Meantime the Qm was all of a twitter - obviously not the man for a frontier post. (He is going to be moved). Major Murray promised guns for the Levy camp above the town - they've now gone and I trust the Zakho valley reverberates with the sound of their practice. I've urged on Sir Percy that we shouldn't allow the Turks the advantageous position of heads I win and tails you lose, but that presently a message should be addressed to Khalid Agha and his Shernakh kinsmen declaring that we don't wish to harm them any more than they want to harm Zakho, but that we must regretfully inform them that if they come they'll have the warmest welcome they ever met with. The guns they've heard; the Levies are ready and behind them aeroplanes enough to obscure the light of the sun.
It was near sunset when we reached the Levy camp which lies in a cup on the top of the foothills with the British flag flying over it - the Levies are Imperial forces. 350 Assyrians, the very same that you saw at Ba'quba [Ba'qubah], saved from death by us and now guarding our furthest outpost. Smartly they came to the salute as we entered the camp; khaki clad, the meagrest of shorts revealing the finest pairs of mountaineers' legs, broad hatted, the brims cocked up with a white or a scarlet feather, they look for all the world like large sized Gurkhas. And in fighting quality they are not inferior. They have their wives and children with them, all living in well built huts, and four families to the hut. They don't mind. They are better fed than they ever were in their rugged hills, the children go to school - it's a sight to see them do physical drill under an Assyrian NCO who uses English words of command - and as for the men, they carry a fine rifle and they are being trained to fight the Turk and the Kurd, if necessary, whom of all other human creatures it's their greatest ambition to fight.
We went quickly to the flagpost to see the sun set. There, down the Khabur valley, where the Haizil Su [Hezil] joined it, we could see our last police post, and on the further bank of the Haizil the first Turkish guard house - so near we were.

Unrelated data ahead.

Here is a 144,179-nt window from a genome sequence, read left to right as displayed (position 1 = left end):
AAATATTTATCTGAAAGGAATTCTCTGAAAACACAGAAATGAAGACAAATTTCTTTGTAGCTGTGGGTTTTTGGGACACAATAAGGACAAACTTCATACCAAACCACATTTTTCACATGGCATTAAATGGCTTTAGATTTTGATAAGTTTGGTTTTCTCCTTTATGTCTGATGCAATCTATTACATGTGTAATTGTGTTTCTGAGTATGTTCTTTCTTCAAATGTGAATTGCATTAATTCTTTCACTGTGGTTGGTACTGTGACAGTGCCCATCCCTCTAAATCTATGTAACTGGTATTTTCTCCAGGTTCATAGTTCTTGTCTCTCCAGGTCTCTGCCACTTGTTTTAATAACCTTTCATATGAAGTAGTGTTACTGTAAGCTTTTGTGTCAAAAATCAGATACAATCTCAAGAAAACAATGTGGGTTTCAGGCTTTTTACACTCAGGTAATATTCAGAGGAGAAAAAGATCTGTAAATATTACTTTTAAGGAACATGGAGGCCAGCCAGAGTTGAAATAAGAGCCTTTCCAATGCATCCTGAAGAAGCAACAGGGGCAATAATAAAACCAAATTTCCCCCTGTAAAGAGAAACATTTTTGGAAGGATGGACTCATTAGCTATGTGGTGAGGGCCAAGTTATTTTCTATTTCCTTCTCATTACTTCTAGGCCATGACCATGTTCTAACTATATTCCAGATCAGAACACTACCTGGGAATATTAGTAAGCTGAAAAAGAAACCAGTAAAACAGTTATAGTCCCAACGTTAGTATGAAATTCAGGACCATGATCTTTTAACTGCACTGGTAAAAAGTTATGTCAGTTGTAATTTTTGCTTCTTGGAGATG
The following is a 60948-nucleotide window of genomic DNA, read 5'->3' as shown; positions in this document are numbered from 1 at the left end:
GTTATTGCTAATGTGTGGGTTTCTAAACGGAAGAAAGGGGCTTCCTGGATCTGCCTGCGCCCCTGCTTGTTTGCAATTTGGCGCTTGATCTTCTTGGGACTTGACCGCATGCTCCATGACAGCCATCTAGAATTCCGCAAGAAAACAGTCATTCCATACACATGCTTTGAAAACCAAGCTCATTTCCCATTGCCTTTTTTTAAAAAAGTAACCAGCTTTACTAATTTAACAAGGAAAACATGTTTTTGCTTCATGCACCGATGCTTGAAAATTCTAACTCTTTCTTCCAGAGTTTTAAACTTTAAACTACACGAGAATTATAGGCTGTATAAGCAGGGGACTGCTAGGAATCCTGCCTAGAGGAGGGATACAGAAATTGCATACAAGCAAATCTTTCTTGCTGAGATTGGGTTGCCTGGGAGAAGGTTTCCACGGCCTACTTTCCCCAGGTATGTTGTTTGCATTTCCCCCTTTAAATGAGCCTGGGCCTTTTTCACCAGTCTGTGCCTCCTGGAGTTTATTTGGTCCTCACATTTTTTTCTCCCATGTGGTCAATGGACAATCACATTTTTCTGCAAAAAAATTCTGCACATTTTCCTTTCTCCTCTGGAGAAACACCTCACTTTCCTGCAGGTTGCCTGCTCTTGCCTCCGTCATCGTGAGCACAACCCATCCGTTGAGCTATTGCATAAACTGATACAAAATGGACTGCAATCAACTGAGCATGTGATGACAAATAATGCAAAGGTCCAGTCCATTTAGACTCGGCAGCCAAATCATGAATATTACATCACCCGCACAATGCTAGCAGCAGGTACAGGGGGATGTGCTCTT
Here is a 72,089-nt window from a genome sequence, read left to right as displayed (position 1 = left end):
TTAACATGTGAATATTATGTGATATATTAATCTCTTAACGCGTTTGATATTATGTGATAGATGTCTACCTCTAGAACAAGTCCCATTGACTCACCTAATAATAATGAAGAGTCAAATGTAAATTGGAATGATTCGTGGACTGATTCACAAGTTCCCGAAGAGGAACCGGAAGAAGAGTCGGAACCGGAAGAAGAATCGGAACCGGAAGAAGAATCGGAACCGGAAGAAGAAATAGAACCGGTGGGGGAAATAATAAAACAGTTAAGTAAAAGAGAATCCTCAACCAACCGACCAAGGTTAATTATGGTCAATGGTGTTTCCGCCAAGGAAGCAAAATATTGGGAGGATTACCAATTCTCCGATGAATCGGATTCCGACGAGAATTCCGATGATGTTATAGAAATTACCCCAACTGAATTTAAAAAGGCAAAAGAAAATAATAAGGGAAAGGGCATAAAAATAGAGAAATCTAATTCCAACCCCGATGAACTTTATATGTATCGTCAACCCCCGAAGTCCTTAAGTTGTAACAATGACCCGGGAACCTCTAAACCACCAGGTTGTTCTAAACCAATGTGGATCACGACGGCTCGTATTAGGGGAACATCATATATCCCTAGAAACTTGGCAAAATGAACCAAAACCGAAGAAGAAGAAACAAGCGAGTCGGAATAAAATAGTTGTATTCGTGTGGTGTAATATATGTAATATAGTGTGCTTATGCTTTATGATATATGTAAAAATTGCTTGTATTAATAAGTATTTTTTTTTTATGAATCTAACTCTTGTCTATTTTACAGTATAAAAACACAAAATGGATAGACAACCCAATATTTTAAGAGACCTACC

I occupied the hut of our host, Capt Merry - well named he, a more simple, cheerful, self-reliant young officer you would go far to meet - luxuriously fitted with rugs and cushions, and a large bathroom attached. I availed myself of the bath before I went to the mess hut for dinner. We were waited on by four Assyrian boys, in full native dress - striped embroidered trousers, scarlet and yellow tassels flung over their shoulders under the white felt zouave jacket, white peaked caps with a white or scarlet feather at the side - they looked like friendly gnomes in a Grimm picture book. But through entirely satisfactory to the eye, they were the worst waiters possible, partly because they took themselves so terribly seriously. Hours of concentrated thought went to the laying of the table. It was this way: they brought in three lamps and placed them all askew; then they considered them attentively for a minute or two, shifted them a little more askew and considered them again. And [not] till they had got them right to the acme of wrongness were they satisfied. So with the knives and forks, the glasses, everything. And at the last the essential things were missing; we had no water till the pudding came and at breakfast no bread till we had eaten up all the innumerable other things. I dined and breakfasted, for my part in a fit of suppressed giggles.